There has been a vey warm and thoughtful response to my featuring instalments of Reg ‘Aer Reg’ Fullelove’s life story here on the blog, with Reg’s warm and intimate writing stirring many fond memories of Brownhills.
This week, it’s my pleasure to publish the third instalment of this remarkable story, where Reg notes the changes brought about by the onset of the Second World War and fondly recalls Christmas celebrations of his childhood. There’s also a clue to how Barnetts Lane got it’s name.
Once again, my humblest thanks go out to Reg, for being Aer Reg – whatever form he arrives in today – poet, commentator, historian, wit. You are a remarkable man with great passion and generosity and thank you from all the community for sharing what you know and love.
Please do comment here or mail me – BrownhillsBob at Googlemail dot com. Thanks!
Reg Fullelove wrote:
Sadly, as the shadows of war time grew, the Memorial Hall’s face was to change. The musical sounds of the Melocord, John Neenan and Fletchers Five Piece Band were to become memories of more happy days. A boiler house was built at the rear and a Wardens post to the left. The maple floor became became nursing units under the guidance of Iris Arnold and George Clews. HRP unit were set up under the leadership of Jack Brew and Mr Udaul.
Local council officers became leaders of volunteers. Later some of these men created the Home Guard, later on named L.D.V. (Local Defence Volunteers). The hospital unit, thank God, did not have any major crises, it was mainly hygiene and cleanliness which was stressed. The fear of air raid, people slept with clothing on and created a skin condition, scabies, which sadly, could have been contagious so the smell of carbolic soap filled the old bathroom walls. The billiard room continued to be in use and dad and Bert carried on with their duties of keeping the trustees informed of the state of buildings etc. The tennis courts became unplayable for tennis but became a great place for adventure for us children playing football, Cowboys and Indians and I must confess to climbing the sandbag protection of the Hall and Wardens hut, being chased off by Jack Brew. Oliver Twist had his small farm adjoining the Memorial Hall, Barnett Lane, Limend Lane to the right, led to a small group of houses.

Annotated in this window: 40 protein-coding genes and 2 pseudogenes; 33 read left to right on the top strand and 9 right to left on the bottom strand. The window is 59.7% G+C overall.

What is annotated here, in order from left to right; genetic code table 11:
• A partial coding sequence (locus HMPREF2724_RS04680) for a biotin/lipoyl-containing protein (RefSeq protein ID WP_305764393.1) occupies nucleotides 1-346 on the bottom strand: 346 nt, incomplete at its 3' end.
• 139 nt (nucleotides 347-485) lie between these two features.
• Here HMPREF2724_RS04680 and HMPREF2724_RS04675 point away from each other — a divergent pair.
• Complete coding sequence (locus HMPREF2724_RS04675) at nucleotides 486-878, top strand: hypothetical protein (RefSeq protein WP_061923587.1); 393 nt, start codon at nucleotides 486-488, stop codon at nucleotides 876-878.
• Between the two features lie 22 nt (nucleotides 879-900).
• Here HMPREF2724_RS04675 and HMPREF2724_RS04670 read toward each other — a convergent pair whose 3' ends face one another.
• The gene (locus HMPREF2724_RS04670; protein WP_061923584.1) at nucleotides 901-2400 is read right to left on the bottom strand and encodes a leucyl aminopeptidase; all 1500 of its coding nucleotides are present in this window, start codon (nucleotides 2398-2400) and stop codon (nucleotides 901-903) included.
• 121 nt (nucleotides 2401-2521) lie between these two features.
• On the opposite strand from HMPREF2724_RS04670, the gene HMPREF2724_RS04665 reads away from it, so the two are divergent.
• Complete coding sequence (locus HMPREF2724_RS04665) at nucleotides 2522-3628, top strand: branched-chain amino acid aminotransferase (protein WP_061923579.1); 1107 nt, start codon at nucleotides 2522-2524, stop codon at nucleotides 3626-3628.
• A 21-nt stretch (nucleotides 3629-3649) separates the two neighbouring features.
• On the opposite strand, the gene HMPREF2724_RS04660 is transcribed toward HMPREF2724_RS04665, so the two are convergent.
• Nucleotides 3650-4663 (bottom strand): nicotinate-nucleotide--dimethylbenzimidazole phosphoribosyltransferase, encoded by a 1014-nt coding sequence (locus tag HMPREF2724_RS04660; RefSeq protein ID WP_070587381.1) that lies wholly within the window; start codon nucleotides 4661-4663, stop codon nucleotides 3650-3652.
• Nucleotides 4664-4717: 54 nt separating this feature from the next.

The name Barnet was among the families who lived in this little community. Then there was Narrow Lane, no houses just hedge rows among which occasionally you would see a hen from Olivers, sitting in its banks on eggs. This was our wonderful world of freedom. Eye brows may raise at the thought of birds nesting but rarely were the eggs taken. It was a triumph to share with mates “I know where there is a spudjucks nest” (Sparrow).
Occasionally a big adventure was going down the “Chem”. the “Chem” was the tarworks of Josiah Lane and his brother Reg, It had a mighty high stack which could he seen for miles around. It stood along the ‘cut’ (canal), an area of commerce with its barges from surrounding cities, carrying coal from the Cannock Chase coal fields, also useful to us as our illegal fishing ground, swimming pool, and yes, if you could scrounge it a ride from the bottom lock on a boat. The canal was alive with boats, some horse drawn, some by tugs. There were canal houses andhorse stables at the Lichfield Road Basin. Onthe subject of illegal fishing, we made our rods and tines from willow tree branches, our favourite bait was grubs (worms) for perch and bread for roach. If you were lucky also a net and jam jar tor bannocks and tiddlers (minnow) and off angling you would go hoping Harrythe lock keeper would not catch you. He was the water bailiff, part of his job was to check fishing tickets. On the cry “Harry’s coming” panic would set in, and the end of a days fishing. Home you would run, running as last as you could go.